When it comes to subscription services for streaming TV and movies, you might think that Netflix and Amazon Prime have it locked down. In reality, there’s more competition out there than you might think - we’ve rounded up some of the best streaming platforms here - and one of the top picks is Now TV.

The Sky Cinema Pass offers just what it sounds like - a load of the best movies Sky Cinema has to offer - and we’ve done our best to pick our favourites here.

In case you didn't know, the Now TV Sky Cinema Pass costs £11.99 per month, and it's worth pointing out that it's separate from the TV pass, so you only get access to the films, which means it is pretty expensive if you want access to both. However, if you're still interested check out our top picks of shows on Now TV our our picks of the best films on Sky Cinema

There are more than a thousand films included in the Sky Cinema Pass right now, so ranking our top picks obviously meant missing out some favourites. It’s also worth remembering that one of the best things about the pass is that it offers far more of the biggest recent blockbusters than Netflix or Amazon do, so it’s arguably the best streaming service for watching new movies. 

Sky Cinema also has an entire channel dedicated towards family-friendly animated films called Sky Cinema Animation

The Shawshank Redemption


Watch The Shawshank Redemption on Now TV

There are a handful of films that you'll always remember as masterpieces, and The Shawshank Redemption is one of them. 

Based on a novella by Stephen King, the film follows two men who are imprisoned over a number of years who bond over their shared experiences in confinement. Bank Merchant Andy Dufresne has been convicted of the murder of his wife, whilst longtime convict "Red" is influential in what happens inside the prison walls. 

A fair warning - this isn't exactly a casual watch. Bring tissues, and prepare yourself. 

Harry Potter and the Prisoner of Azkaban


Watch Harry Potter and the Prisoner of Azkaban on Now TV

Though Now TV has the whole Potter series its library, the third movie is without a doubt a standout. It's one of the few stories to not feature the Dark Lord Voldy, but does feature time travel, an estranged godfather and tons of teenaged antics.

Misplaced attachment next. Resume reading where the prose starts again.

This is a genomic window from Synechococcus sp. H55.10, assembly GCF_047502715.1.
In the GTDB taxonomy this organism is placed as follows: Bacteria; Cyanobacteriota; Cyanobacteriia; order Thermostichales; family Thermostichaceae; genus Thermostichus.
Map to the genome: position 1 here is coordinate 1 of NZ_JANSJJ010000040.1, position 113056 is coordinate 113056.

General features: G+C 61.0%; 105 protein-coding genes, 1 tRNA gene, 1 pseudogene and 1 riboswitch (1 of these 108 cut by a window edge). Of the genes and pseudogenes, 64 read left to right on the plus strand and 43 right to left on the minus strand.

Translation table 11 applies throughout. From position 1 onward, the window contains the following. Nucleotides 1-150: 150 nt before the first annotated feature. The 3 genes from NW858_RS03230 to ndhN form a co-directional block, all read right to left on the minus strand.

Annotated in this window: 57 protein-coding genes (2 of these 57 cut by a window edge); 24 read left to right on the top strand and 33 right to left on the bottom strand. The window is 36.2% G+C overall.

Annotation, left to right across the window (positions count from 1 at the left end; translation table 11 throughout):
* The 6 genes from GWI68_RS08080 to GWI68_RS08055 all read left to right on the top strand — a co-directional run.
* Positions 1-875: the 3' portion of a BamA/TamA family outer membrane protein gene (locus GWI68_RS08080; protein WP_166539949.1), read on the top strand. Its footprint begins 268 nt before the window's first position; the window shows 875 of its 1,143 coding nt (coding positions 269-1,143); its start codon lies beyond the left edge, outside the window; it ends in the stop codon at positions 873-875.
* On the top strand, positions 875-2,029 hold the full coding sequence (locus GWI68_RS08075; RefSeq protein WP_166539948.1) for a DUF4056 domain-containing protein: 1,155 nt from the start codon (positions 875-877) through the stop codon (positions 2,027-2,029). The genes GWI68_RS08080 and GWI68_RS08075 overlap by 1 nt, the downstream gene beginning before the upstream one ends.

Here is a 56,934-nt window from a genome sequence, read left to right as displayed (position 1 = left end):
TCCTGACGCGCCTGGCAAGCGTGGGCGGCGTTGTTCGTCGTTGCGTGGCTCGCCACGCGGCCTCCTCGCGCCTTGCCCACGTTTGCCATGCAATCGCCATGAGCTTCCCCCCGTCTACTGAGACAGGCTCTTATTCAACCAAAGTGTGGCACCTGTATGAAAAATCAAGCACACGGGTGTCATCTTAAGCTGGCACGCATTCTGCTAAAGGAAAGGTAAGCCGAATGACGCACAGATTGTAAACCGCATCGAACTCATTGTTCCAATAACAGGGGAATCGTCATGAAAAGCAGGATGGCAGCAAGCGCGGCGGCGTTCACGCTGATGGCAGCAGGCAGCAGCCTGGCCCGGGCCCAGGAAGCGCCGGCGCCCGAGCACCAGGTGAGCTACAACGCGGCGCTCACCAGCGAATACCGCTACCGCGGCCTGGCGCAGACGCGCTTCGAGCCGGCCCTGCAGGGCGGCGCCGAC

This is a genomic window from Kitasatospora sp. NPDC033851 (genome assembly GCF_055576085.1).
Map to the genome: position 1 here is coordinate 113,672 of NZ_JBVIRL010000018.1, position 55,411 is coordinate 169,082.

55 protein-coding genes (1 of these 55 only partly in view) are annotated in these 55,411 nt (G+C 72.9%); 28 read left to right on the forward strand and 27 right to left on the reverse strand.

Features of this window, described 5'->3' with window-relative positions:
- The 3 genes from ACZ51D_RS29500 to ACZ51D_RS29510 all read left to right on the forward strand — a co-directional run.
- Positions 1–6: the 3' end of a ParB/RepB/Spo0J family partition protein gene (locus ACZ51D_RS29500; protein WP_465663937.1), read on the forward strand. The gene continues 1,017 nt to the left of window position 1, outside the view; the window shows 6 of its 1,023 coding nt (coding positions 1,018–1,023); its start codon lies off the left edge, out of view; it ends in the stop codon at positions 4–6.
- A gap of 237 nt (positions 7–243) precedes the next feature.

By the time of the third movie, the cast have really grown into their acting chops (we can forgive the first two films as they're all so young), and the refreshing direction of Alfonso Cuarón features some incredible visuals of the Hogwarts grounds and surrounding areas. 

This is also a pivotal moment in the series, as Harry, Ron and Hermione are all undergoing evolutions as they figure out their futures. It's also one of the closest adaptations to the books - which is always a plus for Potterheads. 

How To Train Your Dragon


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There's three films in the How To Train Your Dragon franchise, but the first film is undoubtedly the best one. The film is set on the Isle of Berk, a place where Vikings settle and hunt dragons for sport. 

Hiccup is the son of the leader of the island, and has a lot of responsibility on his shoulders. However, this is all thrown into disarray when he comes face-to-face with a Night Fury - the most feared dragon in existence.

Things get even more complicated when he befriends the dragon, and ends up setting out on an adventure with his new companion - Toothless.  

Star Wars: The Force Awakens


Watch Star Wars: The Force Awakens on Now TV

The latest Star Wars trilogy is pretty divisive amongst fans, but if you're looking for the most accessible and enjoyable watch, you'll probably want to give The Force Awakens a try. 

Set long after the original trilogy, the film follows wayward ex-Stormtrooper Finn, pilot Poe Dameron and scavenger Rey. All three find themselves in the middle of a fight against the might of the First Order, led by the mysterious Kylo Ren. 

There's also plenty of familiar faces from previous films to get excited about, along with some great light saber action and spaceship fights. 

The Lego Movie


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We'll admit, we were sceptical when we first heard about The Lego Movie. However, this is one of the funniest animated films that we've ever seen, with catchphrases and songs that will stick in your head for weeks on end. 

Emmett is an ordinary builder in the world of Lego. However, he soon learns that he is the 'special', designed for a greater purpose - to save the world from the cruelty and tyranny of President Business. 

To complete his quest, he must team up with Wyldstyle - a much more competent Master Builder - her boyfriend Lego Batman and a whole host of other Lego friends. Trust us when we say that everything is awesome in this film. 

Roman Holiday